An old adversary has returned to joust with me for the hand of victory. He is a black knight on a gray horse who rides at dusk with an entourage of mealy-mouthed knaves. His allegiance is to no one in particular, but his true identity is unmistakable.
Fear’s face is under the black helmet and behind the slotted visor. With massive hands he grips his lance and hoists the shield of deception. Behind his breastplate is a chest with no heart housing an unscrupulous soul.
For years I have wrestled with undiagnosed, physical pain. It started intermittently and became constant on March 19, 1982.
I have learned—the hard way mostly—what I can and cannot do. I can’t ride in a car for a long time; can’t lie on my right side; can’t sit next to my wife on the couch; can’t make up the bed (may be a blessing in disguise); can’t bag the grass when I mow; and can’t fold the clothes when they come out of the dryer. (I might be able to struggle through folding the clothes, but don’t you dare tell Dianne I said that).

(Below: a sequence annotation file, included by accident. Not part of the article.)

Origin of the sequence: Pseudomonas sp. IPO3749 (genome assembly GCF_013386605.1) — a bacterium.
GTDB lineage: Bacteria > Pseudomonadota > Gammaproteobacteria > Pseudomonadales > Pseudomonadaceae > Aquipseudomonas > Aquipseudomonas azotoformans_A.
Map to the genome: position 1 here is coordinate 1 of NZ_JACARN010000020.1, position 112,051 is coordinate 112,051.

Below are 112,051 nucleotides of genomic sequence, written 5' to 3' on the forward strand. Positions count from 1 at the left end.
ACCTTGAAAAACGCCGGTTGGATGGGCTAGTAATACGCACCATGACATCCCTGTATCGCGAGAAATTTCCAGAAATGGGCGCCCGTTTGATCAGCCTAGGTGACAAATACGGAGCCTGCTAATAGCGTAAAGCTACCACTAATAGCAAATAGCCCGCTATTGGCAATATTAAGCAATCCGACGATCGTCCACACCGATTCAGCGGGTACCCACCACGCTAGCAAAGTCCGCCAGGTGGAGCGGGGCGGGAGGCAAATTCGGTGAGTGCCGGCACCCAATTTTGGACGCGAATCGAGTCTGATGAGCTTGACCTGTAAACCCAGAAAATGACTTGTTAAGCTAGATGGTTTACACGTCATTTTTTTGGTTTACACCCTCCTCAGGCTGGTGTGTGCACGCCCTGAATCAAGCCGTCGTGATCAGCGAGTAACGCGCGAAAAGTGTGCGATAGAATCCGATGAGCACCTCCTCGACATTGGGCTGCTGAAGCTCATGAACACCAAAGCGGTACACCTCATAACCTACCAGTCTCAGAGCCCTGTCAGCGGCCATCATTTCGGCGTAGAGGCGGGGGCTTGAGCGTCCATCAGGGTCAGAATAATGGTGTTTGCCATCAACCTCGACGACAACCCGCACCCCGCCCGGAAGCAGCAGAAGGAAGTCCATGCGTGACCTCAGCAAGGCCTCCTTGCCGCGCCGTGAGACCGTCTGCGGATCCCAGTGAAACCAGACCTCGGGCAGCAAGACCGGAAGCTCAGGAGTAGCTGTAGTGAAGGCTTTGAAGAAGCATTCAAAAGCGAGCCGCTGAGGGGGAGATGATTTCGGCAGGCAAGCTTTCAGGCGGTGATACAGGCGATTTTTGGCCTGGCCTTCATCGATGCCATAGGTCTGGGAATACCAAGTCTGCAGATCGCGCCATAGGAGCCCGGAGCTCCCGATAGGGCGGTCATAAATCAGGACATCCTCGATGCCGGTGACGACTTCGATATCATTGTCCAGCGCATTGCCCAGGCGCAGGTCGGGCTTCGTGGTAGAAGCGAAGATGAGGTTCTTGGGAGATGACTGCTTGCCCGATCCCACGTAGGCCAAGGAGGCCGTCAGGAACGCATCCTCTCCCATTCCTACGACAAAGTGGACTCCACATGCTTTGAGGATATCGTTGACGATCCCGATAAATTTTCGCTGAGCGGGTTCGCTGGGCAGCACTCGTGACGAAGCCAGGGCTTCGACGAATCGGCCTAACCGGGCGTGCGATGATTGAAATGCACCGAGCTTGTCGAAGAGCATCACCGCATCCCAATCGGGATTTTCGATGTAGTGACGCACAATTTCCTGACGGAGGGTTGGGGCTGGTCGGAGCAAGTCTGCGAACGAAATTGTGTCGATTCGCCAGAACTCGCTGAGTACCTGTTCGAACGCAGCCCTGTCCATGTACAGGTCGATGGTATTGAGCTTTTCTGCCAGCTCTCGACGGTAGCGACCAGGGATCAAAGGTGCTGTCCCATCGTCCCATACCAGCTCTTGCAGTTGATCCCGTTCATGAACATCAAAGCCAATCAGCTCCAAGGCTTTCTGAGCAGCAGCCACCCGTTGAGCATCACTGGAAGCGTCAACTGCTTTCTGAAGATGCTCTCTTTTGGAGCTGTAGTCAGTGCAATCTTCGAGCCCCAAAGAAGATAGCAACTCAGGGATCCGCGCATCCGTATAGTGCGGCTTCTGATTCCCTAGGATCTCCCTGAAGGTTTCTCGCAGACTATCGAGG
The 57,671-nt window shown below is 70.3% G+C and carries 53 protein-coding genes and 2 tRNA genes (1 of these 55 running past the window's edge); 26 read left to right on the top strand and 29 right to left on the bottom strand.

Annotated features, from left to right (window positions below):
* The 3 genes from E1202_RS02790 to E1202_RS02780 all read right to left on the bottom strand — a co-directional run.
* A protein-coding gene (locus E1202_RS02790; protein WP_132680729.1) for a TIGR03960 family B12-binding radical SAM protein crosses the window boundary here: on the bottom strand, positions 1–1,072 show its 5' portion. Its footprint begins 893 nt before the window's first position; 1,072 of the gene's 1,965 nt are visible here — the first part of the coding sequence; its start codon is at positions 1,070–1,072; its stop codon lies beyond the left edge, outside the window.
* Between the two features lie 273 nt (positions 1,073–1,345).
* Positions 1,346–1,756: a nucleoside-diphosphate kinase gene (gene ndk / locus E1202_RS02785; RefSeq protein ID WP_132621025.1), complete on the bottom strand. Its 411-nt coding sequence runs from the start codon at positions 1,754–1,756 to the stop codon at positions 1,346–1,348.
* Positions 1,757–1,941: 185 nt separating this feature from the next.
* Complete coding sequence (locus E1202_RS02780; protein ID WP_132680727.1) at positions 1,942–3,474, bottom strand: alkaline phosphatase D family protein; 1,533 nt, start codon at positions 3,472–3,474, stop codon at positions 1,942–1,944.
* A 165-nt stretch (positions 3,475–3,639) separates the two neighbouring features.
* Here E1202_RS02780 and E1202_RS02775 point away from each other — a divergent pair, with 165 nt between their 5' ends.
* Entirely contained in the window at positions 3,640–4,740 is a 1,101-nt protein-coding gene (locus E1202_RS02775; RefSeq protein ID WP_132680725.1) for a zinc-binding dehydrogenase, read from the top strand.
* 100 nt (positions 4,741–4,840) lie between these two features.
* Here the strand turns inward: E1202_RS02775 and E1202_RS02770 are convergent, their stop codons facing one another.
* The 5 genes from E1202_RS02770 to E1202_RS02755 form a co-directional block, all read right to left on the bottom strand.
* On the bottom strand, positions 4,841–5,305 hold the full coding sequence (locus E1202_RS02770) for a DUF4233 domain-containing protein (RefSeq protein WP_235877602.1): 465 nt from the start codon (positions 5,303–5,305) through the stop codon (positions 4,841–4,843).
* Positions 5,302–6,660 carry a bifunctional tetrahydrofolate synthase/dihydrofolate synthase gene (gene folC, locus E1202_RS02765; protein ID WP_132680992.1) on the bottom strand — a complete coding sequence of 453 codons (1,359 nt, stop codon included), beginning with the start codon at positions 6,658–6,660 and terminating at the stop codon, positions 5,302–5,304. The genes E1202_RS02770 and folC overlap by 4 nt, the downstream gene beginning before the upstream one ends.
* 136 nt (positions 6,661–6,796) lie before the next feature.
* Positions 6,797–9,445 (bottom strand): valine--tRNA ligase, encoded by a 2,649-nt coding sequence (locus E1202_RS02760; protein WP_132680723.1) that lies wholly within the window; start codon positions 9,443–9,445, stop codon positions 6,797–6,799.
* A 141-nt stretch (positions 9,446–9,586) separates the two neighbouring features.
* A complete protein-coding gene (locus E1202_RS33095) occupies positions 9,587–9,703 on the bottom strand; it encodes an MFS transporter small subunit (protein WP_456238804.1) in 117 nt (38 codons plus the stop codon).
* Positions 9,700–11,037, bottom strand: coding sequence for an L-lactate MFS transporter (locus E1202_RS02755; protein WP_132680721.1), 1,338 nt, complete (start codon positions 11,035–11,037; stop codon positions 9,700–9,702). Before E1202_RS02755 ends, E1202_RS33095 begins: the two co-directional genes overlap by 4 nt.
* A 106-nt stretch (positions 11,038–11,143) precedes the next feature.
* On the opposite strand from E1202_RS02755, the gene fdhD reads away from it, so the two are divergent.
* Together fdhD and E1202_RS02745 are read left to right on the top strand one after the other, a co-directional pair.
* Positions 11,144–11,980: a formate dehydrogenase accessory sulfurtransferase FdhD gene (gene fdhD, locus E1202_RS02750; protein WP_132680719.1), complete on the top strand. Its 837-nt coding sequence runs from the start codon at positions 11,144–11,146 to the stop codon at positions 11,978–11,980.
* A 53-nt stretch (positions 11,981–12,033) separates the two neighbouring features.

But I also can’t sleep. Of all the twitching, wiggling, jerking, groaning, gritting, and flopping you’ve never seen the like. A few nights ago, even Braxie-the-dog raised up her head and stared at me with yellow eyes as if to say, “Would you quit moving?”
And you know what? There’s not much happening in my neighborhood at 3:00 AM. Getting up at that hour, half of the day has already happened by breakfast. I sometimes wonder if I ought to eat breakfast or if an early lunch would be more appropriate.
The normal, just-before-bedtime ritual is to swallow my vitamins, check the doors, set the alarm, and hurry toward my pillow. (I must get to bed no later than second place in order to claim my spot before Dianne and the dog begin encroaching).
But recently I have been accosted by the dark rider. As I contemplate lying down and the spasms that will certainly begin, the tossing, the dark room in the wee hours of the morning, and the clouds of fatigue, Fear lowers his lance and swings his mace. And I feel ill equipped to fight, standing there in my robe.
But fight I must, or be run through and bludgeoned.
King David said to Goliath, the giant, “You come to me with a sword, a spear, and a javelin, but I come to you in the name of the Lord of hosts, the God of armies of Israel, whom you have taunted. The Lord does not deliver by sword or spear; for the battle is the Lord’s” (I Sam. 17:45, 47).
My next post, “Gnarly Knaves,” describes the overcoming. See you then and there.